Posts By: Paul Daniels

What Should I Say to the Insurance Adjuster After My Accident?

Personal Injury

What Should I Say to the Insurance Adjuster After My Accident?

 

I speak with clients all the time who have received calls from the insurance adjuster after their accident. They have already given a recorded statement about their accident and injuries before they have called us. These recorded statements are hazardous because the adjuster, who has done these interviews hundreds of times knows just what questions to ask, is always looking for a reason to deny coverage or get you to agree to something that may not be true, or to something that is even damaging to your case.

 

What you say in an unguarded moment may literally turn a good case into a denial. My message to anyone who has been injured by the negligence of another is to consult a lawyer before speaking to an insurance adjuster. We know what questions are going to be asked and can prepare you for these conversations and help you avoid saying anything that could potentially undermine your claim.

 

Regardless of what kind of injury you have sustained, I recommend declining to speak with the adjuster until you have spoken with an attorney who has helped you go over the questions that will be asked.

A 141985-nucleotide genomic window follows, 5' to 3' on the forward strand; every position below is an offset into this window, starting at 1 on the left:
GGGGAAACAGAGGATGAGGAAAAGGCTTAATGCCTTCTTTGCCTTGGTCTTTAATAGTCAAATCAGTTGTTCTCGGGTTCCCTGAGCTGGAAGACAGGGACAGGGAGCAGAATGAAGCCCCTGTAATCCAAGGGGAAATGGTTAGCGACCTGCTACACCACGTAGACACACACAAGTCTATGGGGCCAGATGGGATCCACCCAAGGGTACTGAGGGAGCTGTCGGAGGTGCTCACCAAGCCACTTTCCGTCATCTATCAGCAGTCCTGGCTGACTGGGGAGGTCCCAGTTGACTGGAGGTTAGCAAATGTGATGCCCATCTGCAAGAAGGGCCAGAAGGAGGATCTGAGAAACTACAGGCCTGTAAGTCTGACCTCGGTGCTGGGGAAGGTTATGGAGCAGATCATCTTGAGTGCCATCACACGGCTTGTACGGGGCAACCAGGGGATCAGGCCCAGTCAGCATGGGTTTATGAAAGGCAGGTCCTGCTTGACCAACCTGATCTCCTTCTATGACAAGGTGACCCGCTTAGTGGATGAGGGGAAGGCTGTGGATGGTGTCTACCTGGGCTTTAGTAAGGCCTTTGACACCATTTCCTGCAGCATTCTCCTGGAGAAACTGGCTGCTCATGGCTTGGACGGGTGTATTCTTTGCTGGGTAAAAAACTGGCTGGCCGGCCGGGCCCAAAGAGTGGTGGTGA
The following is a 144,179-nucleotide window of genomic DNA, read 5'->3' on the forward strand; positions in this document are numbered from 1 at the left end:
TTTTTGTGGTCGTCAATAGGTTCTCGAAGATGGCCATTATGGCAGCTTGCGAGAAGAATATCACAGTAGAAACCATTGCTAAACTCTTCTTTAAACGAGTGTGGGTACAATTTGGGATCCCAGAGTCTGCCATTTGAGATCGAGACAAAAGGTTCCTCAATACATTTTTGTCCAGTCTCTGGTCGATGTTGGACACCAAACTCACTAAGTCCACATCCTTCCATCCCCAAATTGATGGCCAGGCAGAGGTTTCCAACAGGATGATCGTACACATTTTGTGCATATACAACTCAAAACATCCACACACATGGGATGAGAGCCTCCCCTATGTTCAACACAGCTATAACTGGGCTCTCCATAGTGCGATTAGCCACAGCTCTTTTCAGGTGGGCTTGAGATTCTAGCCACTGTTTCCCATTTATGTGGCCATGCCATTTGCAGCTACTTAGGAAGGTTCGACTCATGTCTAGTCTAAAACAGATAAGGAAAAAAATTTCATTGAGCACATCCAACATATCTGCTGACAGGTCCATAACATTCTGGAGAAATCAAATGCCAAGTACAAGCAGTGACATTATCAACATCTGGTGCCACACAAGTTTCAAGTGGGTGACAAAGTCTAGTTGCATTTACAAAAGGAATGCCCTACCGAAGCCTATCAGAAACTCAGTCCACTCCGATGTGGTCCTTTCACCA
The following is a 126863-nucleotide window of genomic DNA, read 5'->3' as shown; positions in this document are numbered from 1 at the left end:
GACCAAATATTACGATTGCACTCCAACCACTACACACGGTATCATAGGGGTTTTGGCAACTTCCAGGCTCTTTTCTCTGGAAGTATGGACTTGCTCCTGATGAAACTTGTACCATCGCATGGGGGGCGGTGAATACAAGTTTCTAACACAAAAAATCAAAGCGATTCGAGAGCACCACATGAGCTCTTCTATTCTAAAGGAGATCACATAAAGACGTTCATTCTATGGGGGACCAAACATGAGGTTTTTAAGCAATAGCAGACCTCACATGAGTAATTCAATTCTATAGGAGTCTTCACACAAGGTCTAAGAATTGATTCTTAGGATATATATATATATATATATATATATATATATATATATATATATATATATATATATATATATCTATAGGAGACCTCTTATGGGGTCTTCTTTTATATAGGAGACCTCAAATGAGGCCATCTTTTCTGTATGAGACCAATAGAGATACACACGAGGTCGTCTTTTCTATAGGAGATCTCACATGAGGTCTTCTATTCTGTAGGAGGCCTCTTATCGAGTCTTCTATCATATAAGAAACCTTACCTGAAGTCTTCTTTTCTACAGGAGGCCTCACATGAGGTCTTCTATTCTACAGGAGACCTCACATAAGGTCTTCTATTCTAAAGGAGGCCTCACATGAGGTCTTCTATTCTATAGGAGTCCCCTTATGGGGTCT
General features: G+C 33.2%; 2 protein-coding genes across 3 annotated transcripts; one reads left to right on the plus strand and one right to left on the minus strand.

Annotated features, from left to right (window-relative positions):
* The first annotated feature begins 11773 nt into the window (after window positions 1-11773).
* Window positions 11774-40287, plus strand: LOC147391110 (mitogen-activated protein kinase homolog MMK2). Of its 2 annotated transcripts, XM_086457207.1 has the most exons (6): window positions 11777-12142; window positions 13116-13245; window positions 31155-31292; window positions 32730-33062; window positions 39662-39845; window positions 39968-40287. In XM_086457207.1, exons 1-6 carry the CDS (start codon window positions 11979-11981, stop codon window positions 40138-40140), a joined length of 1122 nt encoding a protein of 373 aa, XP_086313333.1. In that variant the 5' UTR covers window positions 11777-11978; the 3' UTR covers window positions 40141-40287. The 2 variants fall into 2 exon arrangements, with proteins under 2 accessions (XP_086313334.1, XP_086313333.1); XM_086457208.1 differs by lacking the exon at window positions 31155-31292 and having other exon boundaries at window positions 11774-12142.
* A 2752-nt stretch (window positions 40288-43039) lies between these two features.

Don’t risk your claim being denied because of what you said in a vulnerable moment. If you have been injured in an accident give Oxner + Permar a call for a free consultation before you speak with an adjuster.

What Is Considered Contributory Negligence?

Personal Injury

What Is Considered Contributory Negligence?

North Carolina is one of the few states in the US that still uses contributory negligence as a way of deciding whether or not an injured party can earn a settlement. The court will look at whether or not your negligence caused your accident. If your negligence contributed to your accident in any way, you could lose your settlement.

Let’s say you’ve been injured in a car accident. Any observer of this accident would agree that it was the other person’s fault. However, what was less easy to observe was the fact that you were speeding. When this case goes to court, they will look at whether or not your speeding caused your accident in any way.

 

The court determines that if you hadn’t been speeding, there’s a possibility the crash wouldn’t have occurred. Because of this, the court will be unable to award you any money in your settlement. This is because your speeding is considered contributory negligence.

 

However, if the court had determined that the crash would have happened regardless of whether or not you were speeding, then it would not be considered contributory negligence. In this case, the court would be able to grant you a settlement if they saw fit.